fathers will turn them into Roman Catholics, a distinction needs
to be made between catholic and Roman Catholic. The early
Fathers are catholic in the sense that they defined the
classical Christian tradition for the whole church. This is a
tradition, as I have been presenting, common to every branch of
the church. Roman Catholicism, as such, is a tradition that has
added to the common tradition. I believe in the common tradition
and share that tradition with my Catholic brothers and sisters.
But I do not believe in some of the added traditions of the
Romanization of the church in the medieval era."
Webber, like many emergent leaders, was trying to differentiate
between Roman Catholic and catholic (as a universal body). However,
the Roman Catholic Church does not make this distinction because
they claim an apostolic succession of papacy (popes) beginning with
the apostle Peter. ... Some in the emerging church do not show an attachment
to the authority of the papacy but embrace the practices and early
history of the Catholic Church as described above by Webber. But
many Protestants who began by attaching themselves to the history,
teachings, and practices of the early Catholic Church have now taken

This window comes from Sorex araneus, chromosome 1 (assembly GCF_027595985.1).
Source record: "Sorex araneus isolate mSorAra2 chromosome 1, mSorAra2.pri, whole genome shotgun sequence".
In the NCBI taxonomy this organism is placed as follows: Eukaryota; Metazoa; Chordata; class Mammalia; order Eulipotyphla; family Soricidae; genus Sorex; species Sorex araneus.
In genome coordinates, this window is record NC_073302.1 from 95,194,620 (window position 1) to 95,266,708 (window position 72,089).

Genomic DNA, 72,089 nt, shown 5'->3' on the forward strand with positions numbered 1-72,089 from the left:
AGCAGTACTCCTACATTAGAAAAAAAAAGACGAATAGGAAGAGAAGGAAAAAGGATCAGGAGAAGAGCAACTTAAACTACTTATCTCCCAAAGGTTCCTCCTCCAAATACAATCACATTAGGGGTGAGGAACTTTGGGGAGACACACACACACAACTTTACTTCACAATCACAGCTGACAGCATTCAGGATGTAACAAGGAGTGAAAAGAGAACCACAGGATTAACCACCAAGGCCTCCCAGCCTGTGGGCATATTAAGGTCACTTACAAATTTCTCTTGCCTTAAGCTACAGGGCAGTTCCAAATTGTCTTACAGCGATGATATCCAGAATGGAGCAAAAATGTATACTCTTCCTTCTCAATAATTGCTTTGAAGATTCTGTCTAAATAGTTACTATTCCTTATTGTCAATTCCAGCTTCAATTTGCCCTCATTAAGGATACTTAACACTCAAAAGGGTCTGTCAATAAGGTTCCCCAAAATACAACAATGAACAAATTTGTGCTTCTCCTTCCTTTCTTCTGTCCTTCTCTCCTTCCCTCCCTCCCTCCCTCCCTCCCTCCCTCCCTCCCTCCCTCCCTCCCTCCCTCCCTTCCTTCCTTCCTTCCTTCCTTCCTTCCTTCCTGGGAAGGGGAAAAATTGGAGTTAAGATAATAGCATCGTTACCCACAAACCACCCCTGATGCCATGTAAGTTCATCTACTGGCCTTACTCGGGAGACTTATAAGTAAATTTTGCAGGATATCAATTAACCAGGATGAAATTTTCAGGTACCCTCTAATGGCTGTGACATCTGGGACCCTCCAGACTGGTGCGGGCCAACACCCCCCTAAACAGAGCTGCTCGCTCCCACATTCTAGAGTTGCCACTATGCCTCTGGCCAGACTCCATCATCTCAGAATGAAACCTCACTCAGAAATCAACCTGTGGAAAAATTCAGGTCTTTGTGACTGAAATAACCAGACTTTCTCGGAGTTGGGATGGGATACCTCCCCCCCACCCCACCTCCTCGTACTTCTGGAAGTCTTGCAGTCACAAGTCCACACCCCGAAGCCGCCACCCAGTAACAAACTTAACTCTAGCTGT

the natural next step of becoming Roman Catholic. (For more on this,
see chapter 5,
Reminder from Berit:
When we are "born again"
by faith in the substitutionary death of Jesus Christ on the cross,
we don't need "navigational tools" nor the world's strategies for
change. Instead, Jesus calls us to trust Him and
follow His way
He tells us that He is
the Vine and we, the branches, are part of that life-giving
Vine. When we "look to Him" rather than mystical experiences, He
will guide and strengthen us, enabling us to "abide"
in His loving wisdom.
1. Dan Kimball, The Emerging Church, p. 136.
"The National Reevaluation Forum: The Story of the Gathering"
(Youth Leader Networks - NEXT Special Edition, 1999), pp.
5. Robert Webber, "Wanted: Ancient-Future Talent" (Worship Leader,
May/June 2005), p. 10.
7. Robert Webber, Ancient-Future Faith (Grand Rapids, MI:
Baker Books, 1999), p. 135.
11. Ibid., p. 85.
12. Robert Webber, Ancient-Future Faith, op. cit., pp. 88-89.
13. Ibid., p. 89.
http://www.lighthousetrailsresearch.com/blog/ (excerpts from
Understand the Times)
Faith Undone and
from Lighthouse Trails at